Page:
Why Public Spaces Are Critical Social Infrastructure
We need to reimagine them and invest in them as platforms for health, equity and neighborhood wellbeing.
By Dan Horrigan
Mayor of Akron, Ohio
This article was originally published by GOVERNING.
A few months ago, I found myself recording a video to promote our second annual Akron Parks Challenge. The Parks Challenge gives residents of our Ohio city the opportunity to pitch their best ideas for city parks improvements, which are then entered in a competition to win one of two $100,000 capital grants. The video was being made at a community center, and I was wrapping it up when a boy, about 9 years old, approached me with a note. It read: “Mayor Horrigan, I want to do my homework here, but I need to get online. Can you do that for me?”
His plea struck a nerve, and it got at a larger point: Our community centers, parks and other public spaces are more than the sum of their parts — they are critical social infrastructure that provides the fabric for a city’s health and wellbeing. In an era when people are more isolated than ever and distrust in government runs high, it’s imperative that we reimagine public spaces as more than just physical assets to maintain but as platforms for equity and neighborhood revitalization.
As civic leaders, we are challenged with balancing competing interests, all vying for position within our budgets and policy agendas. Public-space investments usually do not fare well in these calculations. And yet in Akron, we have prioritized our public spaces because the investments we make in them have a protective function in our neighborhoods. These places are not just where people gather, but are central to our social, economic and environmental policy goals. Whether it’s offering Midnight Basketball to combat youth violence or leveraging our plazas to support downtown residential development, supporting healthy public spaces is central to our strategy to halt population decline and rebuild.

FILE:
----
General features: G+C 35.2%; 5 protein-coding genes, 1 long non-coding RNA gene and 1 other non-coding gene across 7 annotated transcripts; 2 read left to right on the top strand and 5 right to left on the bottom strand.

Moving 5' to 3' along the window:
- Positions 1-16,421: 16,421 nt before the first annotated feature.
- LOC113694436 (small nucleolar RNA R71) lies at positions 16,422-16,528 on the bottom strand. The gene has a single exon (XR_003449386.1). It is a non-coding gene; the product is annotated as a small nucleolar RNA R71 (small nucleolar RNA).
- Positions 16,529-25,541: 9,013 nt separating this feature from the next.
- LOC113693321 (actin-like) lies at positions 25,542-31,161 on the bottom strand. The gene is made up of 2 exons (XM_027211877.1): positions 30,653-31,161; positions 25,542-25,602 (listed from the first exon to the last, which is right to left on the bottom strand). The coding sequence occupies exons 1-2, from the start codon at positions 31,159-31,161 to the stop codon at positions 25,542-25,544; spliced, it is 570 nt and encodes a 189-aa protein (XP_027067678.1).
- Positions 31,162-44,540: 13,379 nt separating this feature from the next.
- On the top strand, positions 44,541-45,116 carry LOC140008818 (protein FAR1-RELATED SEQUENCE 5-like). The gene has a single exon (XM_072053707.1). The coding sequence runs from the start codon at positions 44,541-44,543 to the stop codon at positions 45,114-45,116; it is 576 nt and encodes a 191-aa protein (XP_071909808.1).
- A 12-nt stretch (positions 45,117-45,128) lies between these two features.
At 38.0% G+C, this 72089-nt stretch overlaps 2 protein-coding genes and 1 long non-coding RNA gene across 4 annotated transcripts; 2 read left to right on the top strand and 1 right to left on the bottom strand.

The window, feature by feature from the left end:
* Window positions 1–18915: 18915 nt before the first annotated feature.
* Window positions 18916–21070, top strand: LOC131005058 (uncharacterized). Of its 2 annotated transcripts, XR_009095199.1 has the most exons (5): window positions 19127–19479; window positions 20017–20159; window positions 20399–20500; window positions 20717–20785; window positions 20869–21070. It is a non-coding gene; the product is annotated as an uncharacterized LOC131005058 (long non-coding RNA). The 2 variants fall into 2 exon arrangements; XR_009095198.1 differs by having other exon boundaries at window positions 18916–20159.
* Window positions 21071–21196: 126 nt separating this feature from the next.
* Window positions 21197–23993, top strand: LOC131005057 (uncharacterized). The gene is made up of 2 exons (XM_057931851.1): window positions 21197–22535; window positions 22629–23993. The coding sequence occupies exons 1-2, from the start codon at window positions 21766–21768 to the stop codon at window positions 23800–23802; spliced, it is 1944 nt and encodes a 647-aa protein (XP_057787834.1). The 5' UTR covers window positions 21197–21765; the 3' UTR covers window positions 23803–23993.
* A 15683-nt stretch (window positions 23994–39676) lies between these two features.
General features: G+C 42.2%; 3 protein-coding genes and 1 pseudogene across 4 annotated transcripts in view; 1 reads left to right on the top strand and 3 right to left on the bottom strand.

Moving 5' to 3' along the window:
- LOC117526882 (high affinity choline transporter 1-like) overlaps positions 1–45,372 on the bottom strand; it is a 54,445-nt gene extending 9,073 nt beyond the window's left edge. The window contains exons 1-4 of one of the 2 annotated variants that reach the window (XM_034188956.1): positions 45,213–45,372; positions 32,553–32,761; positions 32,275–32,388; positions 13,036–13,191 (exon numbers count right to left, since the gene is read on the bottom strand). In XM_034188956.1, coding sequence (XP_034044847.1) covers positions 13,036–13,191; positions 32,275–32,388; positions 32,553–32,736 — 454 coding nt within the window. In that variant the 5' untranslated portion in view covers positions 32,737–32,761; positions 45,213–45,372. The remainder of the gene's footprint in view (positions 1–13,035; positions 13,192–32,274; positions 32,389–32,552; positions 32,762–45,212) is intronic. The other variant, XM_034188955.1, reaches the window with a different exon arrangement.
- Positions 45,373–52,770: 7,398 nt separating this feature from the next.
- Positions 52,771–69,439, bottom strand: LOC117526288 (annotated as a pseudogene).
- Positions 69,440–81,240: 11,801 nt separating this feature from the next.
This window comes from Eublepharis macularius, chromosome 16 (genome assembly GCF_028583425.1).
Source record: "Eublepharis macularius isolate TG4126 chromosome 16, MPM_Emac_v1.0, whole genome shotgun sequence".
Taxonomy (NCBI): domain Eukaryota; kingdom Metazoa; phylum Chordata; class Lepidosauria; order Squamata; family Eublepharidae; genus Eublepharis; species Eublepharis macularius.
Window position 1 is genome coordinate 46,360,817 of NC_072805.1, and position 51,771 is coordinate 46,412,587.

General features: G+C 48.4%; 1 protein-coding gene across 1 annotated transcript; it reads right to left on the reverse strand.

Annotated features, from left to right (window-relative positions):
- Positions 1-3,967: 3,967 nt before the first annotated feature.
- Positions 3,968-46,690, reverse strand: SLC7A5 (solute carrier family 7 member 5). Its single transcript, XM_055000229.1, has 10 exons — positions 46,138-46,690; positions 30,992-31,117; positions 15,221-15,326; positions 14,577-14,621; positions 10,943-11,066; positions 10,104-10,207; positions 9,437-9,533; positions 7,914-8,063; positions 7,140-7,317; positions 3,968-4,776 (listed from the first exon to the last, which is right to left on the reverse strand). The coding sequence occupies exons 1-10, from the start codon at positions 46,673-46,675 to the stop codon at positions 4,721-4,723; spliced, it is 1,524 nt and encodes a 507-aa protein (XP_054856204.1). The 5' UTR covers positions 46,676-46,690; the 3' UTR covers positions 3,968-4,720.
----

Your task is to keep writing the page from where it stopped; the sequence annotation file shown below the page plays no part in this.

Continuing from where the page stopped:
Perhaps our largest current effort is Akron Civic Commons, which is supported by a three-year, $5 million grant from the Knight, Kresge, Rockefeller and JPB foundations. Akron Civic Commons seeks to utilize a three-mile stretch of the Ohio & Erie Canalway Towpath Trail as a tool for community building. To users of the trail coming to Akron, mostly white, middle-to-upper-income individuals, this section is the stopping point — the point at which they turn around and head back. And to the residents of the majority-black, mixed-income neighborhoods within this section, the strong perception is that these spaces were not built for them.
To overcome this, the Akron Civic Commons project has deployed a resident-led redesign process that is yielding results beyond the traditional metrics. Early data is showing more income diversity utilizing improved spaces, stronger belief that the neighborhood is changing for the better, and a higher percentage who feel safe in their community. These are the types of results any mayor would want on any number of initiatives, and we are seeing them throughout our public-spaces work.
Abandoning older legacy assets is a seductive but hollow path. Instead, cities should invest in what they have, working to create a culture of worth by reclaiming and rebuilding existing public spaces as centers of social and civic life. If we are willing to listen and observe, we will recognize that our public spaces — parks, community centers, libraries and even streets — are screaming to be reimagined.
Local leaders can leverage public spaces to push back against the social and economic divides in our cities and neighborhoods. We can guide our communities toward a future that is more equitable, where all are welcome, and yes … where you sit at your neighborhood community center and finish your homework with a good Wi-Fi connection.
Dan Horrigan has been mayor of Akron, Ohio, since January 2016, following eight years as the clerk of Summit County’s Common Pleas Courts. A former high-school social-studies teacher, he left that position to run for the Akron City Council, where he served from 1999 to 2007.